Thursday, January 28, 2010

Buffalo's Economic Boom

Yeah, this is a healthy sign of a sustainable economy.

"Collection agencies skirt law in Buffalo; Economic bright spot has dark side" by Carolyn Thompson and David B. Caruso, Associated Press | January 10, 2010

BUFFALO - When Tobias “Bags of Money’’ Boyland went looking for a new career after serving 13 years in prison for armed robbery and drug dealing, he quickly found something that suited his sensibilities: He opened a collection agency.

It was, in some ways, a natural move for a young man in Buffalo. Desperate for jobs, this chronically depressed Rust Belt city has become home to one of the biggest concentrations of debt collection businesses in the United States. “Collections is the Bethlehem Steel of Buffalo,’’ said Boyland, 44, recalling the industrial giant that once employed 20,000 people in the region. “You can make a decent living in a town where there isn’t a lot of opportunity.’’

Why don't you guys just cut your own throats and save everyone the trouble?

Between 5,000 and 6,000 people earning $30,000 to $40,000 a year now work at roughly 110 collection agencies around Buffalo, an industry created with the help of seed money from the state of New York.


So THAT is what your TAX DOLLARS are going for, 'eh, New Yawkers?

And Patterson wants to start SCANNING LICENSE PLATES and TAXING SODAS, huh?

The industry has been a rare economic bright spot in Buffalo, the nation’s third-poorest city of its size, a place where 30 percent of the people live in poverty. Yet, law enforcement and consumer groups point to a dark side: Buffalo, they say, has also become a center for some of the worst elements in the business. Debt collectors, some of them convicted felons, have illegally posed as lawyers or unlawfully browbeat people - threatening to have them arrested or stripped of custody of their children - to scare them into making payments....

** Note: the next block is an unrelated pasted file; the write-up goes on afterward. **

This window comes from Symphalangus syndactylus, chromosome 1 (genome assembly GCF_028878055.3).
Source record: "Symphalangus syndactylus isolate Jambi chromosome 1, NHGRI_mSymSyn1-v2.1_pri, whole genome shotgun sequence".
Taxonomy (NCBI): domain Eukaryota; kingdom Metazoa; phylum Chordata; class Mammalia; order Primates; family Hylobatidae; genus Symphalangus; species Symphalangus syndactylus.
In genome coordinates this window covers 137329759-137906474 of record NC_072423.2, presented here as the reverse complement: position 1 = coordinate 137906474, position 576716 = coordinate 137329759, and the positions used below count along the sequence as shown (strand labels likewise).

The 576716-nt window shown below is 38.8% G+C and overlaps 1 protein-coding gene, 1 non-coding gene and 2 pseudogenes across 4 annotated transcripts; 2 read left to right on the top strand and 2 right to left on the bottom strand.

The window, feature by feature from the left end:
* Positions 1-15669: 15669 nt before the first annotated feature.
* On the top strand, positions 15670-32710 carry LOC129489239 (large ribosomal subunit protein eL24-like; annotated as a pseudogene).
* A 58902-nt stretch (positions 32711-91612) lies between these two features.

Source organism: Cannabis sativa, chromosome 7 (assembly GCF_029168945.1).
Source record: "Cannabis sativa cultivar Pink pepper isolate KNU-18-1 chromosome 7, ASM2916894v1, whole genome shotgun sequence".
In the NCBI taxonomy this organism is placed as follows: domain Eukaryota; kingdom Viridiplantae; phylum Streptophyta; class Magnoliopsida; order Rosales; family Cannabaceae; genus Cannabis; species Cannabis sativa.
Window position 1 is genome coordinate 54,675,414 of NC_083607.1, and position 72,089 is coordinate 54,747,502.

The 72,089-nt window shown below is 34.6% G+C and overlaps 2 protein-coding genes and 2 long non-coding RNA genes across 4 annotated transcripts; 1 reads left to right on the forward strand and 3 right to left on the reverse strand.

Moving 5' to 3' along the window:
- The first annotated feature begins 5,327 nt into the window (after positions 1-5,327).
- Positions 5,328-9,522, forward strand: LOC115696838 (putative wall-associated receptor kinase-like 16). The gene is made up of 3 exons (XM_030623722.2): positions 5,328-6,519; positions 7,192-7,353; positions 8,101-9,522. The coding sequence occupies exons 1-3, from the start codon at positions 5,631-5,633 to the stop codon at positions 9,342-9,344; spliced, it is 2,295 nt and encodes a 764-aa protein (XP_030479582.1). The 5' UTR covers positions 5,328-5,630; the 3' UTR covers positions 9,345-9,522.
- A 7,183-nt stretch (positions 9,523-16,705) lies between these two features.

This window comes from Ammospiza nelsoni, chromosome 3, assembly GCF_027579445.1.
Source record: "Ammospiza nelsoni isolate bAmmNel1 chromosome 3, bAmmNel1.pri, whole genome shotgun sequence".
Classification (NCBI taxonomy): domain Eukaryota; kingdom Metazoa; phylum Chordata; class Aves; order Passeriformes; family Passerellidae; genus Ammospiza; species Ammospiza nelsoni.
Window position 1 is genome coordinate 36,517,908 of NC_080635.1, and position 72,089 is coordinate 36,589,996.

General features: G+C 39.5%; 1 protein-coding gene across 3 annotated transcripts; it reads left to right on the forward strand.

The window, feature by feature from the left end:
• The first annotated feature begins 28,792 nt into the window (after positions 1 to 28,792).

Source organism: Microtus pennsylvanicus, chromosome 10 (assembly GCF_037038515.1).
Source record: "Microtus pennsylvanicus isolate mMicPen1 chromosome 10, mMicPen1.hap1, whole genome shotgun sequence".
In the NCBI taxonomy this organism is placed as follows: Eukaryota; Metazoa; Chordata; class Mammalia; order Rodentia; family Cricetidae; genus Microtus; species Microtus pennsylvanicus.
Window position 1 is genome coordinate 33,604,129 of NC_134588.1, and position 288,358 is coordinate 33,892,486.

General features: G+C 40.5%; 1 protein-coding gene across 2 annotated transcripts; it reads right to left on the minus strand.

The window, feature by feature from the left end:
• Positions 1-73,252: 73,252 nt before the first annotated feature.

Collection abuses have become so numerous that state and federal authorities have moved to shut down several Buffalo-area agencies where the most heartless and bullying telephone calls originated. At least 20 people have been sued or arrested on criminal charges.

But, but, but.... it's an ECONOMIC SUCCESS STORY!!!!

Boyland himself was forced out of business and jailed in June after authorities said they caught him carrying a loaded, unlicensed pistol as they investigated more than 1,000 complaints about abusive tactics at his collection business....


Collection agencies began sprouting in Buffalo in the mid-1990s as a spinoff of the city’s then-growing back-office and financial-services sector. Like other businesses operating big customer-service call centers, the collection companies were drawn to Buffalo by its inexpensive office space and its willing and affordable work force. A state development agency has sweetened the pot since 2001 with $1.2 million in grants to four collection agencies. It gave an additional $400,000 in October to a collection company that plans to double its work force with 50 new hires.

Just so you know that the GOVERNMENT and YOUR TAX DOLLARS are BEHIND the CREDITOR CALLING YOU, 'murka!!!

“Almost everyone knows someone whose son or daughter has worked for a collection agency,’’ said David Polino, president of the Better Business Bureau of Upstate New York.

Like everyone knows someone with AIDS, huh?

“This is one of the industries that used to be Bethlehem Steel, the Chevy plant - all the places where you used to get out of high school and find employment 35 or 40 years ago, it’s now call centers.’’

How terribly sad for Buffalo -- and AmeriKa!


Related: The Boston Globe's Invisible Ink: Jobs Gone Forever

So how long until the call centers move out of Buffalo, huh?